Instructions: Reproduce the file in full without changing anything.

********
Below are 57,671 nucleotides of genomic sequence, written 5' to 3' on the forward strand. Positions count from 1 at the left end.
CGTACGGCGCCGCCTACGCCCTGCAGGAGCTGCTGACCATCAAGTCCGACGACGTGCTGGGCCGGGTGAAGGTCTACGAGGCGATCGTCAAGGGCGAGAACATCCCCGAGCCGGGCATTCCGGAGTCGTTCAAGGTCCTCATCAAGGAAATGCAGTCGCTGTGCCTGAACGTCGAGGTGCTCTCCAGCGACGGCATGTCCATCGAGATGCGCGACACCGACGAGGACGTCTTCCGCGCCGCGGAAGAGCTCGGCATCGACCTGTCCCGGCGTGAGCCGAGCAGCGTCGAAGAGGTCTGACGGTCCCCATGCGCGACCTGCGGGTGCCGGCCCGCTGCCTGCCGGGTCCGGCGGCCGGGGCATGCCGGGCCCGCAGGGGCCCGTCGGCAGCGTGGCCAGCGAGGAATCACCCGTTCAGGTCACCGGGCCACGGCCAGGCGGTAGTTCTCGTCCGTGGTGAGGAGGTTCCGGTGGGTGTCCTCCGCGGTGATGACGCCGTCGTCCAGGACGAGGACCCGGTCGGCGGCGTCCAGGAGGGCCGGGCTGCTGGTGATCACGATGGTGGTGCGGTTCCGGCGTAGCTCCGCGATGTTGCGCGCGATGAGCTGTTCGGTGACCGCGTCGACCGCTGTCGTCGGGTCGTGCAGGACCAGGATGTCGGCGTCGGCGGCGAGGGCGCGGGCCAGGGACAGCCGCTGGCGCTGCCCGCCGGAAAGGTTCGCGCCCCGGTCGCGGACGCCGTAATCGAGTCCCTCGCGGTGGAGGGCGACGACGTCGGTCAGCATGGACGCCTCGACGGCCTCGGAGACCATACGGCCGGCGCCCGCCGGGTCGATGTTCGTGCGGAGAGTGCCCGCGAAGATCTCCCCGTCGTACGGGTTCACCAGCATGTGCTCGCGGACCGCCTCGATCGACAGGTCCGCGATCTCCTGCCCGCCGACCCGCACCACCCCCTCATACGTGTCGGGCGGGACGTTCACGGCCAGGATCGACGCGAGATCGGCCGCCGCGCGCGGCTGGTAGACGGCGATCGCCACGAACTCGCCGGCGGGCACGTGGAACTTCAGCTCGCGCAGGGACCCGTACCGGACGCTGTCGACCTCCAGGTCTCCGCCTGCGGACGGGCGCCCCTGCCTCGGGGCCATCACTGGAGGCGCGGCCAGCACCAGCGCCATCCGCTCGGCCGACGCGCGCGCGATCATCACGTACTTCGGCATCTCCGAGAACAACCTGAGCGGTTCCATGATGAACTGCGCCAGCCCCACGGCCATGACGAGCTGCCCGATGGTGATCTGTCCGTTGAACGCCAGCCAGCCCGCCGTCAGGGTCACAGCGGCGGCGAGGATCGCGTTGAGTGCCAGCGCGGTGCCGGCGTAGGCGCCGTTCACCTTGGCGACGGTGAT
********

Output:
Below are 57,671 nucleotides of genomic sequence, written 5' to 3' on the forward strand. Positions count from 1 at the left end.
CGTACGGCGCCGCCTACGCCCTGCAGGAGCTGCTGACCATCAAGTCCGACGACGTGCTGGGCCGGGTGAAGGTCTACGAGGCGATCGTCAAGGGCGAGAACATCCCCGAGCCGGGCATTCCGGAGTCGTTCAAGGTCCTCATCAAGGAAATGCAGTCGCTGTGCCTGAACGTCGAGGTGCTCTCCAGCGACGGCATGTCCATCGAGATGCGCGACACCGACGAGGACGTCTTCCGCGCCGCGGAAGAGCTCGGCATCGACCTGTCCCGGCGTGAGCCGAGCAGCGTCGAAGAGGTCTGACGGTCCCCATGCGCGACCTGCGGGTGCCGGCCCGCTGCCTGCCGGGTCCGGCGGCCGGGGCATGCCGGGCCCGCAGGGGCCCGTCGGCAGCGTGGCCAGCGAGGAATCACCCGTTCAGGTCACCGGGCCACGGCCAGGCGGTAGTTCTCGTCCGTGGTGAGGAGGTTCCGGTGGGTGTCCTCCGCGGTGATGACGCCGTCGTCCAGGACGAGGACCCGGTCGGCGGCGTCCAGGAGGGCCGGGCTGCTGGTGATCACGATGGTGGTGCGGTTCCGGCGTAGCTCCGCGATGTTGCGCGCGATGAGCTGTTCGGTGACCGCGTCGACCGCTGTCGTCGGGTCGTGCAGGACCAGGATGTCGGCGTCGGCGGCGAGGGCGCGGGCCAGGGACAGCCGCTGGCGCTGCCCGCCGGAAAGGTTCGCGCCCCGGTCGCGGACGCCGTAATCGAGTCCCTCGCGGTGGAGGGCGACGACGTCGGTCAGCATGGACGCCTCGACGGCCTCGGAGACCATACGGCCGGCGCCCGCCGGGTCGATGTTCGTGCGGAGAGTGCCCGCGAAGATCTCCCCGTCGTACGGGTTCACCAGCATGTGCTCGCGGACCGCCTCGATCGACAGGTCCGCGATCTCCTGCCCGCCGACCCGCACCACCCCCTCATACGTGTCGGGCGGGACGTTCACGGCCAGGATCGACGCGAGATCGGCCGCCGCGCGCGGCTGGTAGACGGCGATCGCCACGAACTCGCCGGCGGGCACGTGGAACTTCAGCTCGCGCAGGGACCCGTACCGGACGCTGTCGACCTCCAGGTCTCCGCCTGCGGACGGGCGCCCCTGCCTCGGGGCCATCACTGGAGGCGCGGCCAGCACCAGCGCCATCCGCTCGGCCGACGCGCGCGCGATCATCACGTACTTCGGCATCTCCGAGAACAACCTGAGCGGTTCCATGATGAACTGCGCCAGCCCCACGGCCATGACGAGCTGCCCGATGGTGATCTGTCCGTTGAACGCCAGCCAGCCCGCCGTCAGGGTCACAGCGGCGGCGAGGATCGCGTTGAGTGCCAGCGCGGTGCCGGCGTAGGCGCCGTTCACCTTGGCGACGGTGAT